The Center for Grassroots Oversight

This page can be viewed at http://www.historycommons.org/context.jsp?item=a840slineyresponds&scale=0


(8:40 a.m.) September 11, 2001: FAA Manager Ben Sliney Begins Responding to Hijacking

At the FAA’s Herndon Command Center, the national operations manager, Ben Sliney, learns more details of the hijacking of Flight 11, and becomes involved with the emergency response to it. (Spencer 2008, pp. 21) A supervisor at the Command Center informed Sliney of the suspected hijacking at just before 8:30 (see 8:28 a.m. September 11, 2001). Soon after, the supervisor interrupted a meeting Sliney was in, to tell him American Airlines had called to report the deteriorating situation on Flight 11 (see 8:30 a.m.-8:40 a.m. September 11, 2001).
Sliney Receives More Details - Sliney heads to the center’s operations floor, where the supervisor gives him further details of the call from American Airlines, including information about flight attendant Betty Ong’s phone call from Flight 11 (see 8:19 a.m. September 11, 2001). The supervisor says the plane’s transponder has been switched off (see (Between 8:13 a.m. and 8:21 a.m.) September 11, 2001), which means no flight data is showing on the screens of air traffic controllers, and the latest information from the FAA’s Boston Center is that Flight 11 has turned south, and is now 35 miles north of New York City. On one of the large screens at the front of the Command Center that shows flight trajectories, Sliney can see that the track for Flight 11 is in “ghost.” This means that, because no transponder data is being received, the computer is displaying track information based on previously stored track data.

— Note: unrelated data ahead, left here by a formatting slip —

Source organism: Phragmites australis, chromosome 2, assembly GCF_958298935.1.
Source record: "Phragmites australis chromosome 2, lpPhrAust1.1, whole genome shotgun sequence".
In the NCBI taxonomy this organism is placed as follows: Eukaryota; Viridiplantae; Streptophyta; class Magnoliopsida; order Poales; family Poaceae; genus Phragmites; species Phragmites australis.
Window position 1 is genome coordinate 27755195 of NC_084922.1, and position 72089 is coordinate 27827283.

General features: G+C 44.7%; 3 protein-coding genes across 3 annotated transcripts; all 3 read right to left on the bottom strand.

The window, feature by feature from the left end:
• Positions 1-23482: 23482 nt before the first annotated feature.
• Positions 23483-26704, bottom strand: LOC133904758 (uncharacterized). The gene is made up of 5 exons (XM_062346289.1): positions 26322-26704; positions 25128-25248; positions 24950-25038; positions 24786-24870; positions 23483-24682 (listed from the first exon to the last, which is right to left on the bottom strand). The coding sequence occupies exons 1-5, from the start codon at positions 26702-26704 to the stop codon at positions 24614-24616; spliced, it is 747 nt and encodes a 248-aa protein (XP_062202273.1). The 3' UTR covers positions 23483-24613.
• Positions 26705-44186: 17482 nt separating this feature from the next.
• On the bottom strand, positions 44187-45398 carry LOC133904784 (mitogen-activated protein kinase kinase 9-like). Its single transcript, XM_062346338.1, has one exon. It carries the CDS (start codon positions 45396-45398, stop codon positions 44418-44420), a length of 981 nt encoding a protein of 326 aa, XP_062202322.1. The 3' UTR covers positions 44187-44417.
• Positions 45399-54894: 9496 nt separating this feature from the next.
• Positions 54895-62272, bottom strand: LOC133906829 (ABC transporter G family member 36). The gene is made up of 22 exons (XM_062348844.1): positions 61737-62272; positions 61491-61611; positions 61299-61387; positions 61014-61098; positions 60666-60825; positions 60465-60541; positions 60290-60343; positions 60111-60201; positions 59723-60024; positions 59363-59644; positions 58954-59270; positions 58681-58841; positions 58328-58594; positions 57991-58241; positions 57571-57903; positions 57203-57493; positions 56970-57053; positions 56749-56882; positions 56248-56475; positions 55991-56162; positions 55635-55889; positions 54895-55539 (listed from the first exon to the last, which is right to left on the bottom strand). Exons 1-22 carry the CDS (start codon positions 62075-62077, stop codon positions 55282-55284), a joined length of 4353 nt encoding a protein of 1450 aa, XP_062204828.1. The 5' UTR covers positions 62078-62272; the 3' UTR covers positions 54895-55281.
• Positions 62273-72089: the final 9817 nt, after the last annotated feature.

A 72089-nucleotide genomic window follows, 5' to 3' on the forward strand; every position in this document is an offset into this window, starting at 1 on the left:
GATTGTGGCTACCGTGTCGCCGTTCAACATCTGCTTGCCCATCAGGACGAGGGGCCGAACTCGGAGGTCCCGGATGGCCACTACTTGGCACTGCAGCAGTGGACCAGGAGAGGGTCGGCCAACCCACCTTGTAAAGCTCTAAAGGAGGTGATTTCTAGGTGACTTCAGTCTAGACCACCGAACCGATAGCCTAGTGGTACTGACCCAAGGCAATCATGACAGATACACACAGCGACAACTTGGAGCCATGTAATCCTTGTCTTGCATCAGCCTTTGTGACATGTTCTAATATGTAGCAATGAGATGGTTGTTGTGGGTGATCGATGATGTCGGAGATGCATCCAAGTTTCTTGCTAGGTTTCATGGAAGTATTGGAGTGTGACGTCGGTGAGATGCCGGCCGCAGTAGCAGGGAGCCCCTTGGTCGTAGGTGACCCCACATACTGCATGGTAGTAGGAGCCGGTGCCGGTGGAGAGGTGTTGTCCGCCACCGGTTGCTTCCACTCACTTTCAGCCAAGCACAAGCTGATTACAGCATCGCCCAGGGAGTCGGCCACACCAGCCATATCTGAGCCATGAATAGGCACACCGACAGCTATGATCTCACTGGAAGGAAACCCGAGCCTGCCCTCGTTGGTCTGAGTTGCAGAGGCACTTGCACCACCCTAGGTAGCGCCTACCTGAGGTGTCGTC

Sliney Seeks Information, Requests Teleconference - Sliney instructs his staff to contact facilities along the path the flight appears to be on, to find if anyone is in contact with it or tracking it. (Spencer 2008, pp. 1 and 19-21) He will later recall, “I figured we’d try to get the people on the ground, the towers in the area, the police departments, anyone we could get to give us information on where this flight was.” (Canadian Broadcasting Corporation 9/10/2006) Sliney then requests a teleconference between the FAA’s Boston Center, New York Center, and FAA headquarters in Washington, so they can share information about the flight in real time. (Spencer 2008, pp. 21) The Command Center has already initiated a teleconference between the Boston, New York, and Cleveland Centers, immediately after it was notified of the suspected Flight 11 hijacking. (9/11 Commission 8/26/2004, pp. 11) However, Sliney apparently does not request military assistance. According to author Lynn Spencer, “The higher echelons at headquarters in Washington will make the determination as to the necessity of military assistance in dealing with the hijacking.” (Spencer 2008, pp. 21)


Creative Commons License Except where otherwise noted, the textual content of each timeline is licensed under a Creative Commons Attribution-NonCommercial-ShareAlike